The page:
Year 433 BC was a year of the pre-Julian Roman calendar. At the time, it was known as the Year of the Tribunate of Vibulanus, Fidenas and Flaccinator (or, less frequently, year 321 Ab urbe condita). The denomination 433 BC for this year has been used since the early medieval period, when the Anno Dominicalendar era became the prevalent method in Europe for naming years.
Pericles concludes a defensive alliance with Corcyra (Corfu), the strong naval power in the Ionian Sea, which is the bitter enemy of Corinth. As a result, Athens intervenes in the dispute between Corinth and Corcyra, and, at the Battle of Sybota, a small contingent of Athenian ships play a critical role in preventing a Corinthian fleet from capturing Corcyra. Following this, Athens places Potidaea, a tributary ally of Athens but a colony of Corinth, under siege.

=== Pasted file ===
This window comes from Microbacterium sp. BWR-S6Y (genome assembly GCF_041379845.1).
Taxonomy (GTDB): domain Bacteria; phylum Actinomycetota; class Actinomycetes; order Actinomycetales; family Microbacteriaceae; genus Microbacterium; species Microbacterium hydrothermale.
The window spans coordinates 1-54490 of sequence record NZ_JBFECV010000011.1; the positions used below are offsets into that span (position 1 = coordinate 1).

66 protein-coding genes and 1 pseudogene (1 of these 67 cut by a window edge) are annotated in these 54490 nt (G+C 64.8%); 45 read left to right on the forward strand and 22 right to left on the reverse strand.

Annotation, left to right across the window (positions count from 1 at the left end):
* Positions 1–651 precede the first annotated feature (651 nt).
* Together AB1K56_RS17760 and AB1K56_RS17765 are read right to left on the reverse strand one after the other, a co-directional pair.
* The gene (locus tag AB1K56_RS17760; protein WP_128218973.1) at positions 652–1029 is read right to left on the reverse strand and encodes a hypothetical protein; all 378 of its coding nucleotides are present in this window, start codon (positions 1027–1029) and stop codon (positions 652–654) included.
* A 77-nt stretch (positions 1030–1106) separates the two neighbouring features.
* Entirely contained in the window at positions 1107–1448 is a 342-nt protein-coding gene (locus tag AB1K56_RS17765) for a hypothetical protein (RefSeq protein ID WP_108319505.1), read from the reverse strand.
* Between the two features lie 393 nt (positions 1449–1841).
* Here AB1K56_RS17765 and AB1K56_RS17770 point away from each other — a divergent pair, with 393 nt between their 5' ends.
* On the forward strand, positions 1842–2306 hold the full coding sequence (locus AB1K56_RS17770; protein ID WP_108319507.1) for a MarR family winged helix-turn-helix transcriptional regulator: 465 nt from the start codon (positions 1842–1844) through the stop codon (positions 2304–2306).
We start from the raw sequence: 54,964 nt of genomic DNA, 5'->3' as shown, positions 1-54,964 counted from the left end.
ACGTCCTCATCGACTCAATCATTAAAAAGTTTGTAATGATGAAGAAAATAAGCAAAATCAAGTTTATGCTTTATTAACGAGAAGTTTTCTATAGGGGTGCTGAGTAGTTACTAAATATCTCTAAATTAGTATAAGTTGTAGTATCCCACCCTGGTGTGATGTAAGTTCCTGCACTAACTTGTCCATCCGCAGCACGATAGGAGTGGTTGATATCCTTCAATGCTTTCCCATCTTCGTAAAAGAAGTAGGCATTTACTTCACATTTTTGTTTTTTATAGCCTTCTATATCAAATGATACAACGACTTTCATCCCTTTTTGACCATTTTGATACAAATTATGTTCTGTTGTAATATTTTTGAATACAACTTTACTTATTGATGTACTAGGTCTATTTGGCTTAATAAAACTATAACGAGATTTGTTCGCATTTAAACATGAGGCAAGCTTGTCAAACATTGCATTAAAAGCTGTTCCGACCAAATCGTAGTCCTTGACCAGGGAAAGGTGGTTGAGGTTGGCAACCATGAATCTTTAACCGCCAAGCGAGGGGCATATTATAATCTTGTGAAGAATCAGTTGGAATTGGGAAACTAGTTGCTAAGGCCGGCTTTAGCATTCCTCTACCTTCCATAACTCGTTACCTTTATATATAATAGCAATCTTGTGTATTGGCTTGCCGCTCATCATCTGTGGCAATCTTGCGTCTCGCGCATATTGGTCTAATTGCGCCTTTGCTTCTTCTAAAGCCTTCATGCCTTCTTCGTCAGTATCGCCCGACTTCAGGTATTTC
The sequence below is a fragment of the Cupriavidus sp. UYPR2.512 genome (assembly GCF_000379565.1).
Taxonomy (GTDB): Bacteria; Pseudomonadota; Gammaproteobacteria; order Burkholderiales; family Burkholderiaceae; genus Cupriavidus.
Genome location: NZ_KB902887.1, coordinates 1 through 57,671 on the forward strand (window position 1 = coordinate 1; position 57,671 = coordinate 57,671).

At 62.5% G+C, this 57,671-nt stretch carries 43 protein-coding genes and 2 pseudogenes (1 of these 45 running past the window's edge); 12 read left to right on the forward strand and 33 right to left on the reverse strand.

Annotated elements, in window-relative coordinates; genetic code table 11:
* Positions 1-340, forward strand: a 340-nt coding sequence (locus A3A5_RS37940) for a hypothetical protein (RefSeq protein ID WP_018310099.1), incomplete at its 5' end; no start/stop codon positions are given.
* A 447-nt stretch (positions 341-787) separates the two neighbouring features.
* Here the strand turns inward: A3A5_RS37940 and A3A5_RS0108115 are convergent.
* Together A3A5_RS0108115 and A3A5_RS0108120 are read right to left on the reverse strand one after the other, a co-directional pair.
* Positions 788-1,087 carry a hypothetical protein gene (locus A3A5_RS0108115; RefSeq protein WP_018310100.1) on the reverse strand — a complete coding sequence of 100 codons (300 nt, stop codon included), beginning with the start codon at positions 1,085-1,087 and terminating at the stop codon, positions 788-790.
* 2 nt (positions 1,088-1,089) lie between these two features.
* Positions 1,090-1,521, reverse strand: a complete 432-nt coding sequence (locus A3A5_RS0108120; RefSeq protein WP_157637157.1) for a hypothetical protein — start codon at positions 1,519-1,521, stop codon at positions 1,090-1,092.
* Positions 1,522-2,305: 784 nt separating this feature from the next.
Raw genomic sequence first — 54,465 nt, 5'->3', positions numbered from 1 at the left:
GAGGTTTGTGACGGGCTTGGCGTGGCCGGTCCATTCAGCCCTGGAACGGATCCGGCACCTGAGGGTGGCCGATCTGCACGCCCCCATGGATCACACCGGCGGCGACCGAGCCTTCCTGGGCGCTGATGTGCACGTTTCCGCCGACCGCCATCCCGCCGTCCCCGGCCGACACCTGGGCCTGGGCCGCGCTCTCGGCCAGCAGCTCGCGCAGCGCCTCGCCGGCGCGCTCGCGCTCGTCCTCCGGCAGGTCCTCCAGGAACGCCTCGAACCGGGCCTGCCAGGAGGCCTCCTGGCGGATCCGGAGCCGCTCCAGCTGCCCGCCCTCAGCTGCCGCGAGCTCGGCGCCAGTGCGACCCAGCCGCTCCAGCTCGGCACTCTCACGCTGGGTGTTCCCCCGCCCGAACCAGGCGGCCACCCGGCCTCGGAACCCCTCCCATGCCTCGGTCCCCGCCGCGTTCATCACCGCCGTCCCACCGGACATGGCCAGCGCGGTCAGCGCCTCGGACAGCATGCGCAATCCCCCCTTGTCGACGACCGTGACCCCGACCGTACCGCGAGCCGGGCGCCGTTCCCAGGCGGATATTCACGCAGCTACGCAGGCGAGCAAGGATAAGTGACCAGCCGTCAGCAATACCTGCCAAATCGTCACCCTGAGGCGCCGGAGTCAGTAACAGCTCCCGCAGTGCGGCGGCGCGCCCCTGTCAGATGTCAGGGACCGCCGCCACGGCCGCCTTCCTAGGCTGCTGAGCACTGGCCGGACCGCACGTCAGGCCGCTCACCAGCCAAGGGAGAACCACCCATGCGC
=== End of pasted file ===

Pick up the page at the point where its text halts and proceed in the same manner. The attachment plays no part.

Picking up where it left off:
The Corinthians, upset by Athens' actions, lobby Sparta to take action against Athens. This appeal is backed by Megara (which is being severely affected by Pericles' economic sanctions) and by Aegina (which is being heavily taxed by Pericles and which has been refused home rule).
Pericles renews alliances with the Rhegium on the south west corner of Italy and Leontini in south-east Sicily, threatening Sparta's food supply route from Sicily.